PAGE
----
applicant bears the burden of producing satisfactory evidence that the requested rate is in line with prevailing market rates. NAACP v. City of Evergreen, 812 F.2d 1332, 1338 (11th Cir. 1987).
Subsequent to Meyer, the cap was raised from $75.00 per hour to $125.00 per hour, as set out above in 28 U.S.C. § 2412(d)(2)(A)(Supp. 1997).
Satisfactory evidence at a minimum is more than the affidavit of the attorney performing the work. 104 S.Ct. 1541, 1547 n.11 (1984). Blum v. Stenson, 465 U.S. 886, Where the fees or time claimed
seem expanded or there is lack of documentation or testimony in support, the court may make an award on its own experience. Norman v. City of Montgomery, 836 F.2d 1292, 1303 (11th Cir. 1988). Where documentation is inadequate, the court is not
relieved of its obligation to award a reasonable fee, but the court traditionally has had the power to make such an award without the need of further pleadings or an evidentiary hearing. Id. Since 2001, the prevailing market rate in the Southern District of Alabama has been $125.00 per hour. See e.g., Smith
v. Massanari, Civil Action 00-0812-P-M (October 25, 2001); and Square v. Halter, Civil Action 00-0516-BH-L (April 12, 2001). However, in 2007, in an action before Judge Cassady, a formula was approved and used to adjust the prevailing market hourly rate to account for the ever-increasing cost of living. Barnhart, CA 06-0147-C (July 5, 2007). Lucy v.
As set out in Lucy, the
formula to be used in calculating all future awards of attorney's fees under the EAJA is: "`($125/hour) x (CPI-U Annual Average "All Items Index", South Urban, for month and year of temporal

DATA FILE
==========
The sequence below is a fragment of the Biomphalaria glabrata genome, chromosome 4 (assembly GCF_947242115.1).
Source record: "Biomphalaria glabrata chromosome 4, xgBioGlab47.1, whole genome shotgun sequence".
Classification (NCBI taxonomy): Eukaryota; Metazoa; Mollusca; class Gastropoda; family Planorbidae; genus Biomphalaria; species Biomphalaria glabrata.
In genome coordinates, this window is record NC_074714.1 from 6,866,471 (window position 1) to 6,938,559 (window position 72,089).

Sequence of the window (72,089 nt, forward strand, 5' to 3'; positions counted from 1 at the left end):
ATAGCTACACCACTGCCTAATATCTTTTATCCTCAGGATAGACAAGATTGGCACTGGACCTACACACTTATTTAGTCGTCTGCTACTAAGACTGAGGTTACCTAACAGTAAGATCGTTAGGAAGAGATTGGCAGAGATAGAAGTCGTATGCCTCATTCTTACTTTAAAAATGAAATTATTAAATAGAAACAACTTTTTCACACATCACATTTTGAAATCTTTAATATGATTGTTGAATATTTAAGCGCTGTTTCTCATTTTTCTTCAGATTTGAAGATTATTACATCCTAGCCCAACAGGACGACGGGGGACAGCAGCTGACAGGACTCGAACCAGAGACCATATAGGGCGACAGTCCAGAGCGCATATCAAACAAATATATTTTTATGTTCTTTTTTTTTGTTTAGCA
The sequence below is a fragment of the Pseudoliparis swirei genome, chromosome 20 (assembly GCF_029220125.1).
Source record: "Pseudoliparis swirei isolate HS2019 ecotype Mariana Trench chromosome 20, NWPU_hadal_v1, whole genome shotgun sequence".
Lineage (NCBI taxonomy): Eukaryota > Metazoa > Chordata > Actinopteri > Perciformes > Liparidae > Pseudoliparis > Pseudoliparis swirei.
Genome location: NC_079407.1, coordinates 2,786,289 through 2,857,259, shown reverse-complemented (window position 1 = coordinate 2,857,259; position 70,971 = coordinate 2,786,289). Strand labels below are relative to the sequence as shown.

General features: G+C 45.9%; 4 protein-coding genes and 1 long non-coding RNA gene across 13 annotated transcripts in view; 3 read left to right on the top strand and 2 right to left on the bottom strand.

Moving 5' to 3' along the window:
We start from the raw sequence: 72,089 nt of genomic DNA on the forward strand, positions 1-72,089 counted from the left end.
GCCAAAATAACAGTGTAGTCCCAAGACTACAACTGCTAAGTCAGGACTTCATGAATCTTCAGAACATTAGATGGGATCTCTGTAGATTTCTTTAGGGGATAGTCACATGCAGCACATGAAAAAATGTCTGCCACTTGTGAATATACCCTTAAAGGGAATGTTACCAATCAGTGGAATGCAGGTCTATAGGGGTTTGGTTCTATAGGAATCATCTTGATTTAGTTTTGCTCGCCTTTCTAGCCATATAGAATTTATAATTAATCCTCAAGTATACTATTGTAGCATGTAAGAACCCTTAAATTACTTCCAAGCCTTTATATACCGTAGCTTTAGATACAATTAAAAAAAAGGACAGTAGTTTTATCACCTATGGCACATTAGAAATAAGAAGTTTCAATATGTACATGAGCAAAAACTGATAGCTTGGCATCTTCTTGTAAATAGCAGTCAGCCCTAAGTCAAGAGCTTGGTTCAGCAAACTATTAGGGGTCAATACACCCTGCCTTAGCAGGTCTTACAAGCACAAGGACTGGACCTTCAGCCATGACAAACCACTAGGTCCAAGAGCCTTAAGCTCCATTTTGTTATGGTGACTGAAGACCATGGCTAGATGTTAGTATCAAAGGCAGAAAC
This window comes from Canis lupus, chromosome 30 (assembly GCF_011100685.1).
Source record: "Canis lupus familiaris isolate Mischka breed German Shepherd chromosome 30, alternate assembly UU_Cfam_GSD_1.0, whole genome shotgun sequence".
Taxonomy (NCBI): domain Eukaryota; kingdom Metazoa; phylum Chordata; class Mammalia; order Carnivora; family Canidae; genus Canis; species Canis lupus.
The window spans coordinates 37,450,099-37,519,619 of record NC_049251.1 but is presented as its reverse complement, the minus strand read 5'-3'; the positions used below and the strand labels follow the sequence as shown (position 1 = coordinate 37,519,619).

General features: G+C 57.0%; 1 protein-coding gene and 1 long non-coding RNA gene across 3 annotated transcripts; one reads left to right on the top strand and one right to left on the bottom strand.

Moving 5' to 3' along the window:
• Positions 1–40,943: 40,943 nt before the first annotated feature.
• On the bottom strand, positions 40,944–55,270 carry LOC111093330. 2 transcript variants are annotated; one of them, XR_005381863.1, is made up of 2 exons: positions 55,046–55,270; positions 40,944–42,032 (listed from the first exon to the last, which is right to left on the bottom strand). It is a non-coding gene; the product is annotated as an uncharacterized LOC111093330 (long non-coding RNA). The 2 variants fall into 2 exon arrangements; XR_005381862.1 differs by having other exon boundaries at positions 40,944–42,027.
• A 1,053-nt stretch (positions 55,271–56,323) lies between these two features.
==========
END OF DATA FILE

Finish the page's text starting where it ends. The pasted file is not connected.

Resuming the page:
midpoint3)/152.4, where 152.4 equals the CPI-U of March 1996, the month and year in which the $125 cap was enacted.'" (Id. At 11, quoting Doc. 31, at 2). The undersigned also adopts this formula
in EAJA fee petition actions for use in arriving at the appropriate hourly rate. The temporal midpoint in this action was September 2008, the complaint having been filed on June 4, 2008 (Doc. 1), and the Court having entered its Order and Judgment on December 11, 2008 (Docs. 19, 20). The CPI-U for September 2008 was 212.650.
Plugging the relevant numbers into the foregoing formula renders the following equation: $125.00 x 212.650/152.4. this equation renders an hourly rate of $174.42. In conclusion, it is ORDERED that Plaintiff's attorney's Application is hereby GRANTED, without objection, and that Plaintiff's attorney, Margaret A. Stone, is hereby AWARDED an EAJA attorney's fee in the amount of $1,970.94. DONE this 30th day of March, 2009. s/BERT W. MILLING, JR. UNITED STATES MAGISTRATE JUDGE Completion of
"The appropriate endpoint for computing the cost of living adjustment is the temporal midpoint of the period during which the compensable services were rendered[;] ... [t]he temporal midpoint is calculated by computing the number of days from the date the claim was prepared until the date of the Magistrate or District Judge's Order and Judgment." Lucy v. Barnhart, CA 060147-C, Doc. 31, at 3. 7